Acceptability; clinician-effects; cultural formulation interview; debriefing; feasibility; influence of relatives; utility
Recent studies have demonstrated that a high proportion of irritable bowel syndrome (IBS) patients shows an association with psychological factors. A few studies were conducted on the investigation of psychological features of IBS patients in Iran.
We aimed to evaluate the relationship of psychological distress with IBS in outpatient subjects.
Settings and Design:
A total of 153 consecutive outpatients met Rome III criteria, and 163 controls were interred to study and invited to complete the Symptom Checklist-90-Revised (SCL-90-R) instrument in order to assessment of psychological distress.
Univariate (t-test and Chi-square) and multivariate (logistic regression) methods were used for data analysis.
A significant association of IBS with all nine subscale and three global indices including global severity index (GSI), positive symptom distress index (PSDI), and positive symptom total (PST) of the SCL-90-R were detected. Patients with IBS reported significantly higher levels of poor appetite, trouble falling asleep, thoughts of death or dying, early morning awakening, disturbed sleep, and feelings of guilt compared to the controls. Multivariate analysis indicated that interpersonal sensitivity, somatization, paranoid ideation, depression and phobic anxiety subscales, and PST, PSDI, and GSI global indices were significantly associated with IBS (age, gender, educational level, marital status, employment status, smoking, alcohol use, and body mass index).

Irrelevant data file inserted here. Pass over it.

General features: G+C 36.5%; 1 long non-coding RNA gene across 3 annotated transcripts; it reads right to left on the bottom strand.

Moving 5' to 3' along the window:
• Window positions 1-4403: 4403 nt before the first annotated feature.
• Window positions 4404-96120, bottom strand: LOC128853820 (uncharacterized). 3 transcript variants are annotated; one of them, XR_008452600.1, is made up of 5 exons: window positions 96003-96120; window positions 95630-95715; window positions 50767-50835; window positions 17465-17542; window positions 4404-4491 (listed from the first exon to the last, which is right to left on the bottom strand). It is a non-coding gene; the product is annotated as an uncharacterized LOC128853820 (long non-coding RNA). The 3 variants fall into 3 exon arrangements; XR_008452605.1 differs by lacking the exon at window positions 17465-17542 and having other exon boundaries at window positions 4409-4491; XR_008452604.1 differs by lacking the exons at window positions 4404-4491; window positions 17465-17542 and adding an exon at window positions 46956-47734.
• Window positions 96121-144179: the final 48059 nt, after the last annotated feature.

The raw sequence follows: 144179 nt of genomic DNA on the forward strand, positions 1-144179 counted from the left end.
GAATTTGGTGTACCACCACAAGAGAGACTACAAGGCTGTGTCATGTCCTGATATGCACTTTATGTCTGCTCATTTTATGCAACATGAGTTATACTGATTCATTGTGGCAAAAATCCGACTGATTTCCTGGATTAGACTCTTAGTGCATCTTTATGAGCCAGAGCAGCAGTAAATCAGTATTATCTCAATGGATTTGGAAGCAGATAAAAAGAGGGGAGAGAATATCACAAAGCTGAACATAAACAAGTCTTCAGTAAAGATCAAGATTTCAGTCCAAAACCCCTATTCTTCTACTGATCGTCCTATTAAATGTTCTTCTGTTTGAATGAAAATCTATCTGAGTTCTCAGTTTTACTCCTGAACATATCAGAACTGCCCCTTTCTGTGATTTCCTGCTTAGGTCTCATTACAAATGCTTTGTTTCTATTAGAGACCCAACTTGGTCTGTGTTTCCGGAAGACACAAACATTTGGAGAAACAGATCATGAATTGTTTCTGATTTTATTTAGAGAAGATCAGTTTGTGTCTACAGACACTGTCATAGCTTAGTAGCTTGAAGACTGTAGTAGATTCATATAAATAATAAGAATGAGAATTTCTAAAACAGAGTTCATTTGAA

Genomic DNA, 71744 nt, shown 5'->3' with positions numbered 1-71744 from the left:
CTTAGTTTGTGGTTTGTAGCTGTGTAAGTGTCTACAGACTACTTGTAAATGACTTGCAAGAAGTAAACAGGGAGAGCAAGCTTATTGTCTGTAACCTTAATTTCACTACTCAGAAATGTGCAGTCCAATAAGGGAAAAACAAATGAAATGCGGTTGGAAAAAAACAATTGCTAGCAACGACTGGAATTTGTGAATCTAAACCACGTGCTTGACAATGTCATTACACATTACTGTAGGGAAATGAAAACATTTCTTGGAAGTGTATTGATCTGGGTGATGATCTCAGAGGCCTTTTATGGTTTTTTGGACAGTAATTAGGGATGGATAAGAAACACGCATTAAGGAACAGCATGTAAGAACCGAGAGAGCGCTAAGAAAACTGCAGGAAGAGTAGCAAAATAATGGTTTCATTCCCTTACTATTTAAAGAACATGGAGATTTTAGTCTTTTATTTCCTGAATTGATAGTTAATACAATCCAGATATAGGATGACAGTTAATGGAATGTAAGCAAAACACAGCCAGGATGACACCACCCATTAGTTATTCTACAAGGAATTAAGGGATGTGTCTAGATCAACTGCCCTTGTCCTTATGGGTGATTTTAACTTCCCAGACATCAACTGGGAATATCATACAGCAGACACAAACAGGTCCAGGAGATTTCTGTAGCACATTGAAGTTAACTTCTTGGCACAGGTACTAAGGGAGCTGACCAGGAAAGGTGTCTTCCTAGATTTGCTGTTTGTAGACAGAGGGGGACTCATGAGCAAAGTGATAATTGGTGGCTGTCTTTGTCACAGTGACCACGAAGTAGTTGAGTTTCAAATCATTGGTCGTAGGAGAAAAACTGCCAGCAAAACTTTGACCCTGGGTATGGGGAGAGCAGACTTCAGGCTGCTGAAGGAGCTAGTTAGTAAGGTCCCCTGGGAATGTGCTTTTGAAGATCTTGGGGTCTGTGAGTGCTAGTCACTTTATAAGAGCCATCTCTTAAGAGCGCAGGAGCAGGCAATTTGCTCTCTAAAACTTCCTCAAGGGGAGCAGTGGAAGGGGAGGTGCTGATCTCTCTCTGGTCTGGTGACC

Psychological features are strongly associated with IBS; notably, interpersonal sensitivity, somatization, paranoid ideation, depression, phobic anxiety, and all global indices including PST, PSDI, and GSI is significantly associated with. Hence, the appropriate psychological assessment in these patients is critically important.
Global severity index; irritable bowel syndrome; psychological distress; Symptom Checklist-90-Revised